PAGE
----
The incidence of sudden cardiac death (SCD) was reported to be highest in the early period after a myocardial infarction (MI), followed by a progressive decline to a plateau after a few months. Ventricular tachyarrhythmia accounts for about 50% of these SCD. The goal of this study is to investigate the pro-arrhythmic effects of post-MI electrophysiological remodelling for both the acute stage and the chronic stage, using human-based computer modelling and simulation.
The ToR-ORd human ventricular cellular model was used as baseline, and a new formulation of the calcium activated potassium current was also included in order to reflect its enhanced expression in the heart failure (HF) stage. We constructed and calibrated populations of human ventricular cell models to represent electrophysiological variability of normal zone (NZ) myocytes. For the acute post-MI stage, three types of border zone (BZ) ionic remodelling were considered based on canine experimental data collected within one week post-MI. For the chronic phase with the development of HF, ionic remodelling in BZ and the remote zone (RZ) were introduced based on minipig experiments after 5 months post-MI with HF development. Finally, another type of RZ remodelling was introduced based on human experimental data from failing hearts.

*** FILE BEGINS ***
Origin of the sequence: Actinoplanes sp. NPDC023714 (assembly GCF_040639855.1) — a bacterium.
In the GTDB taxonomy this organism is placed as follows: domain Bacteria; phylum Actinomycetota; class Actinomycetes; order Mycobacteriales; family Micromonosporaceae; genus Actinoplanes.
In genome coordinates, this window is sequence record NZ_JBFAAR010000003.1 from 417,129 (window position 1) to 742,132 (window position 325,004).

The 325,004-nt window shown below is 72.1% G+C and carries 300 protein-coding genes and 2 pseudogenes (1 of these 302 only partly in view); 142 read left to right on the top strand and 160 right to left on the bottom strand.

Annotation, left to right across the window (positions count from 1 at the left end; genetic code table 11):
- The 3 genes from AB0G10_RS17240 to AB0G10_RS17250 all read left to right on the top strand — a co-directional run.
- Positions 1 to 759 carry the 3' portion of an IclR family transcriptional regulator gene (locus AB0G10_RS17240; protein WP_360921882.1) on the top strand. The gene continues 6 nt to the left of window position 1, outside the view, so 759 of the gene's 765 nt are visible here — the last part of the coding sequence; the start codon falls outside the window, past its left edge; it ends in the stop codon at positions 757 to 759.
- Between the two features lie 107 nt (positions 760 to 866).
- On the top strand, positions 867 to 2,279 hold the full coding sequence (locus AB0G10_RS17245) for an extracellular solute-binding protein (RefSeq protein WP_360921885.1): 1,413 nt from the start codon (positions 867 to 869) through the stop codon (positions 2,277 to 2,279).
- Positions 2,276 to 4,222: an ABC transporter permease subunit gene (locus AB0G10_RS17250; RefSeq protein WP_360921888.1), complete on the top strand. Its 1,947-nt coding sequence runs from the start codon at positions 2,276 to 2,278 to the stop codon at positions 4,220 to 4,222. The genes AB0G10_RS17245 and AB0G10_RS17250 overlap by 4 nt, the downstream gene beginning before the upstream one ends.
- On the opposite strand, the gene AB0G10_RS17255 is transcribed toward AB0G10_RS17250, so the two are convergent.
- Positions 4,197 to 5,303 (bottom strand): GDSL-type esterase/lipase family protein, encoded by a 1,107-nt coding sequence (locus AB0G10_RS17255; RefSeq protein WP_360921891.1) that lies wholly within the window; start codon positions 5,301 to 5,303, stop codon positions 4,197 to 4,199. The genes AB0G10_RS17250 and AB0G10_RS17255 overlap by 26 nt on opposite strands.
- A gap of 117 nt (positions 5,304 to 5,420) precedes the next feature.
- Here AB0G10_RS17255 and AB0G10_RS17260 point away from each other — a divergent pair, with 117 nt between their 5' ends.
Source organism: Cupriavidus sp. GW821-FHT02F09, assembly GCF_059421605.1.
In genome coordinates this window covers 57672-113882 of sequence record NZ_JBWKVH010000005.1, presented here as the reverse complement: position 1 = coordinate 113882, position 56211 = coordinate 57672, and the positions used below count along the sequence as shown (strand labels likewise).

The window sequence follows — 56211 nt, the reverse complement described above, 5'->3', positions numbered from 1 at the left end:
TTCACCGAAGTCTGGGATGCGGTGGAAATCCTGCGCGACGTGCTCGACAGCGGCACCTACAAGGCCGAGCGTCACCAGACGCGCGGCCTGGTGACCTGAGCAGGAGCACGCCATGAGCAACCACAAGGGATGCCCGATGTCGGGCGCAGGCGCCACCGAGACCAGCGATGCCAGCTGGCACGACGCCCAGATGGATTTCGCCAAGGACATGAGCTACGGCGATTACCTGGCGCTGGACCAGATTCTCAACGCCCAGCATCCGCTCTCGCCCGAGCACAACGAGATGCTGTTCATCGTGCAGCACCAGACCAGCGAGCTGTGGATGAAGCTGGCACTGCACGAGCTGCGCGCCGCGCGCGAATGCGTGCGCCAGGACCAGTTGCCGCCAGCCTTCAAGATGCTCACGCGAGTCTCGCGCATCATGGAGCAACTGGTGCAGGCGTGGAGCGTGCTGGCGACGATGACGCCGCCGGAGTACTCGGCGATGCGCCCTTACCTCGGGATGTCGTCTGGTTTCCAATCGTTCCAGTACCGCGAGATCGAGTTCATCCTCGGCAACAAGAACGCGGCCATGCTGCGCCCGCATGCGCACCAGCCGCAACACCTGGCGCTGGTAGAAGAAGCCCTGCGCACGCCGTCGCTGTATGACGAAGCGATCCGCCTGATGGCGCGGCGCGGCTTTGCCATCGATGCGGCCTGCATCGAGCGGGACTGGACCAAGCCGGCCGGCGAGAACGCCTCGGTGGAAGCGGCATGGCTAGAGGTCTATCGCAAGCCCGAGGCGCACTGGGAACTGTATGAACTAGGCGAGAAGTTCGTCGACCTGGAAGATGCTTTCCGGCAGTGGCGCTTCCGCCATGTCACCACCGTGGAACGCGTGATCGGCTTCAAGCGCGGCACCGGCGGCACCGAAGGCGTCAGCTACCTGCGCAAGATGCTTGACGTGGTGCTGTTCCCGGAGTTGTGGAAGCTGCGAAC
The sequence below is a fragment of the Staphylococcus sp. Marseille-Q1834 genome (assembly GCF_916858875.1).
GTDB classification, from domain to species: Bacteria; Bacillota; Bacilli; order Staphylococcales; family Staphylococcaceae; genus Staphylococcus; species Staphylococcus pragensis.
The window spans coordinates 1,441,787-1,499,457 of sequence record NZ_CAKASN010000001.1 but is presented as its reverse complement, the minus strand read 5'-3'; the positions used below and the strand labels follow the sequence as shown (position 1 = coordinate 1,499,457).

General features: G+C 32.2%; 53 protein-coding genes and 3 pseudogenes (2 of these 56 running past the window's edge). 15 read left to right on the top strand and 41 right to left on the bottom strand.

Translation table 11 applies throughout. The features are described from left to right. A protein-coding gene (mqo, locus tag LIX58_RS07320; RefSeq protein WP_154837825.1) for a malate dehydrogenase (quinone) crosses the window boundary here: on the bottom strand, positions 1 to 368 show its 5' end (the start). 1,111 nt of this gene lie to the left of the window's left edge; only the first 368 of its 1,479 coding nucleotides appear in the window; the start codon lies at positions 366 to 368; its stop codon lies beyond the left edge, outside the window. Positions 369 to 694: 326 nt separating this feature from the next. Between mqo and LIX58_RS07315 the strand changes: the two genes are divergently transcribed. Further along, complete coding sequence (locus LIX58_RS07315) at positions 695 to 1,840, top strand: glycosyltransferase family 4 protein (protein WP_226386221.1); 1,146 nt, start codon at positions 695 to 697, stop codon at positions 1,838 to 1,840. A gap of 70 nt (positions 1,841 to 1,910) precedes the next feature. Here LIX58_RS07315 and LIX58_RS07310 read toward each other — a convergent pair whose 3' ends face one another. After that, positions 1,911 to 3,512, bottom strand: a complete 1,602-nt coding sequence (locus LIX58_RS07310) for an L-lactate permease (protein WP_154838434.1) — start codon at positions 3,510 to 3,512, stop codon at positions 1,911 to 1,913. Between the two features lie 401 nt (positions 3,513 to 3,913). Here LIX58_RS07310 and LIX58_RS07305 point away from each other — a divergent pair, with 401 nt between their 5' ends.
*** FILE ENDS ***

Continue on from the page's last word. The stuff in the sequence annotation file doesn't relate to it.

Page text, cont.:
For both the acute stage and the chronic stage post-MI, simulations report that both large and small pro-arrhythmic dispersion in action potential duration (APD) can be present in post-MI hearts depending on the phase and ionic remodelling present. The biggest APD dispersions were induced by the acute stage BZ ionic remodelling, which is consistent with the higher arrhythmic risk in the acute stage. Post-MI ionic remodelling led to weak calcium transient in the BZ for both the acute stage and the chronic stage, which could affect the stretch-induced alterations in the BZ.